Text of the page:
Last week, the government of the United Kingdom proposed a bill that would codify and expand the surveillance powers afforded to UK intelligence and law enforcement agencies. The Draft Investigatory Powers Bill would consolidate current laws governing surveillance and police investigations, codify the UK government’s and courts’ interpretations of what those laws permit, and in some instances extend existing law to grant new powers to government.
Civil liberties advocates are up in arms about the bill, which has been nicknamed the “Snooper’s Charter.” The UK government has secretly monitored its citizens for years, but the Investigatory Powers Bill would grant official legitimacy to a surveillance regime that’s been called “sweeping,” “chilling,” and beyond Orwellian. As written, the bill would allow the authorities to compile records in bulk about Britons’ communications and digital activities, without due cause or meaningful oversight.
Section 189 of the bill would permit the UK Secretary of State to issue regulations obligating telecommunications service providers (which would include ISPs) to maintain the technical capability to remove encryption from “any communications or data.” The Secretary of State could then issue a notice to anyone subject to those obligations, requiring the recipient to take specific steps to comply. The bill also applies these regulations extraterritorially. That is, the Secretary of State would have the power to issue notices to “persons outside the United Kingdom” and to require actions to be taken outside the UK.
According to Ars Technica UK, Home Secretary Theresa May has stated that the bill doesn’t ban encryption. But that’s a half-truth. Permitting only encryption that can be removed means, as Edward Snowden commented on Twitter, banning “encryption that works.” Indeed, May went on to say that under the bill, Internet companies would be expected to “take reasonable steps” to provide data in unencrypted form when served with the legal process specified in the bill (which, as said, is not meaningful). The bill’s “technical capability” requirements would limit Britons to encryption products and services that they could not trust to keep their personal data secure.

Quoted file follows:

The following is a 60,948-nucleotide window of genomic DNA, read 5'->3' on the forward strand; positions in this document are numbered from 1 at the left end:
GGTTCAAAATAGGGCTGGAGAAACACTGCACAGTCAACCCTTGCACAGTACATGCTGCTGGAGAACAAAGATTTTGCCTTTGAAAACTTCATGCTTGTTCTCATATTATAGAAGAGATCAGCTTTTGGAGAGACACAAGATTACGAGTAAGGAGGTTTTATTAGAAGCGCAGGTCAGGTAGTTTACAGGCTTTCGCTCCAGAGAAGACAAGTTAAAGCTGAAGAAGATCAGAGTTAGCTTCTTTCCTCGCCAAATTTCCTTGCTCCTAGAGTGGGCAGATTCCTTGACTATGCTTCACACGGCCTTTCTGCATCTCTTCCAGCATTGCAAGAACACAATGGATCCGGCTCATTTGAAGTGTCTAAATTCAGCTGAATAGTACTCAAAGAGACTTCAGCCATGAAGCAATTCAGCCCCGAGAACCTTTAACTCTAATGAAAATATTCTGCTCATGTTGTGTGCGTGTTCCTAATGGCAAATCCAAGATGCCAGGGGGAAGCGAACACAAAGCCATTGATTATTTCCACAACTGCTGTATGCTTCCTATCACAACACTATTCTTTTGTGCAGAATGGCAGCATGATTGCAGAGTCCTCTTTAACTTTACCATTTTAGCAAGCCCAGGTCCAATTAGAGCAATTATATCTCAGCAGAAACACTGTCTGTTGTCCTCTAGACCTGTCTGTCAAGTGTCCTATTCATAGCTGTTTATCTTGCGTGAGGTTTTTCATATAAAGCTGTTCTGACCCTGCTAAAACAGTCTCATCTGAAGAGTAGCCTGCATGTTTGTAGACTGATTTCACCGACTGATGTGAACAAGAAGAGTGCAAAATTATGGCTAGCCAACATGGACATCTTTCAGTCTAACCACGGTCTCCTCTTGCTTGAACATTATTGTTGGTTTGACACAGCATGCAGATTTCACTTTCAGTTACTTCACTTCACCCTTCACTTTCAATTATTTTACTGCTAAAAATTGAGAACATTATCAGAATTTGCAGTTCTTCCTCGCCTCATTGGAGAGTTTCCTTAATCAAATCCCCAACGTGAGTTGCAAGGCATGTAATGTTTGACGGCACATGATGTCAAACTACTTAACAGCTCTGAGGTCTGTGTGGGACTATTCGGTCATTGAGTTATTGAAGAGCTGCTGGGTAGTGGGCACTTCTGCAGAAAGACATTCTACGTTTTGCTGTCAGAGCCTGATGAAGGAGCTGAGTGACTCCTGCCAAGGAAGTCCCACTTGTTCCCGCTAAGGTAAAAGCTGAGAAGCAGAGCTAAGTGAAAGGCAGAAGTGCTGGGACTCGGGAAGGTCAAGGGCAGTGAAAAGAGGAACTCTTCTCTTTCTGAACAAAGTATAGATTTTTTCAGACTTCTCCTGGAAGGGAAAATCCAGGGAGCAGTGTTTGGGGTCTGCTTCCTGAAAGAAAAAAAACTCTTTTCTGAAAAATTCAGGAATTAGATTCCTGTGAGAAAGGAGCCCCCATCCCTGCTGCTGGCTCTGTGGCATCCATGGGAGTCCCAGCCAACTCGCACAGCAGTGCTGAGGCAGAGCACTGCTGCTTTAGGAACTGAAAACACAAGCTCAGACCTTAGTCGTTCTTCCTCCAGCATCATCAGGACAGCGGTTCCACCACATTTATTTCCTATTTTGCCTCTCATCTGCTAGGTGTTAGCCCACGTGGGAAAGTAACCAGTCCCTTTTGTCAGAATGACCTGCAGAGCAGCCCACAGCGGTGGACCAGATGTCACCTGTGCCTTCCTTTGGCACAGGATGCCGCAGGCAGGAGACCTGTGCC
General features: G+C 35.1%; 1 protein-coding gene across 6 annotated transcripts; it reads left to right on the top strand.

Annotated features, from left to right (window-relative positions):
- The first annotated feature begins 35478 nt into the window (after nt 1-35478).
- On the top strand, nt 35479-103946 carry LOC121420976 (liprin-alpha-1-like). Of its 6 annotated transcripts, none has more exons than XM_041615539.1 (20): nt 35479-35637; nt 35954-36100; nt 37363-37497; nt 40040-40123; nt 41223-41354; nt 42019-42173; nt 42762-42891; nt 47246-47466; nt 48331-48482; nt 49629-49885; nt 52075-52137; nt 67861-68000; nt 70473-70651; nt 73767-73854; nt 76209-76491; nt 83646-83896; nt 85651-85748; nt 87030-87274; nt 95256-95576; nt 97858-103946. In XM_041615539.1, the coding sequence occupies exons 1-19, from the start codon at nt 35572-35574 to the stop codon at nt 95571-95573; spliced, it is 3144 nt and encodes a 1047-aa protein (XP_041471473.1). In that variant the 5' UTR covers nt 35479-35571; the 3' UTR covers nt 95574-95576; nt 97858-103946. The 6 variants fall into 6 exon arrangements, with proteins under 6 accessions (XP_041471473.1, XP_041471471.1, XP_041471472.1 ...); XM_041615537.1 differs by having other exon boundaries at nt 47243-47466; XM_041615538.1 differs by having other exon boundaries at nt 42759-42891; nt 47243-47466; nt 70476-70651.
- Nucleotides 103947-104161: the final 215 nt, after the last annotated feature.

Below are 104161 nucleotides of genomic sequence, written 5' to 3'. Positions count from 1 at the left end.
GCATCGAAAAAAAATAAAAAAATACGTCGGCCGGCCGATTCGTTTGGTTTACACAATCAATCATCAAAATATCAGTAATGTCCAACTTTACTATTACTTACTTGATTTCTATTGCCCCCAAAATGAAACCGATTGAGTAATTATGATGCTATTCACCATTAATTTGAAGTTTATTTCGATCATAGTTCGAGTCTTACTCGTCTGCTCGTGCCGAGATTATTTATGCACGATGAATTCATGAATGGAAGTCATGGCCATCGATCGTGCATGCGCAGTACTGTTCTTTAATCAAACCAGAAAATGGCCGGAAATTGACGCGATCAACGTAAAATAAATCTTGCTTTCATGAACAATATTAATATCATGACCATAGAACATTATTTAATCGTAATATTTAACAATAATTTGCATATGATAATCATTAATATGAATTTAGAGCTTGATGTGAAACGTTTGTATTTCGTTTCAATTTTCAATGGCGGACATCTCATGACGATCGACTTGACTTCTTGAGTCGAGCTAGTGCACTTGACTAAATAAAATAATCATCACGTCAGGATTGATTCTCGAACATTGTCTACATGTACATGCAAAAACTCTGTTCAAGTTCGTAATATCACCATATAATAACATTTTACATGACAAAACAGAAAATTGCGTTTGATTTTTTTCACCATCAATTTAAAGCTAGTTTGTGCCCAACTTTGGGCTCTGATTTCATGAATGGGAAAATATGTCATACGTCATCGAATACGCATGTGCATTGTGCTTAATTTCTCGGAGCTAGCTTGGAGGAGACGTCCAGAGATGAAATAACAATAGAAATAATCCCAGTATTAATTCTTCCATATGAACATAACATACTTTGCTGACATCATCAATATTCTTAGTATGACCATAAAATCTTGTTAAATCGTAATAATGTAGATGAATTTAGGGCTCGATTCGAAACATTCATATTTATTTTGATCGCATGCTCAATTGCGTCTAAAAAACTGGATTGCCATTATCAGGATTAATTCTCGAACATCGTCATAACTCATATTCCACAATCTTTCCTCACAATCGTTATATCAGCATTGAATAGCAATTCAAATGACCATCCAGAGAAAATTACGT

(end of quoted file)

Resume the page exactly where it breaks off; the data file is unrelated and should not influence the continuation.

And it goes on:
What’s more, the bill’s extraterritoriality provision would require any telecom or Internet company doing business in the UK, whether based there or not, to weaken its encryption offerings for the British market. For an American company such as Apple, which (as we’ve covered) already offers encryption the company itself can’t remove, the bill would pose a difficult decision. The company could maintain a separate “removable” version of its encryption services for the UK. Or, if that option didn’t make business sense, it could decide to offer only the compromised version worldwide. Third, it could refuse to comply with the law. If so, the company would either have to stop doing business in the UK, or continue and be exposed to the civil and criminal penalties provided under Section 31 of the draft bill.
None of these are attractive options, and they highlight the negative policy implications of the Draft Investigatory Powers Bill’s encryption provisions. The law wouldn’t just be a raw deal for the British – it could have negative ramifications worldwide. The next few months will provide a crucial opportunity for advocacy by civil society groups to urge revisions to the bill before it comes up for a vote in Parliament in the spring. The Center for Internet and Society will be following that process closely, as we’re working to uncover and analyze the ways that governments around the world are attempting to use statutory authority to force decryption, obtain encryption keys, or demand backdoors.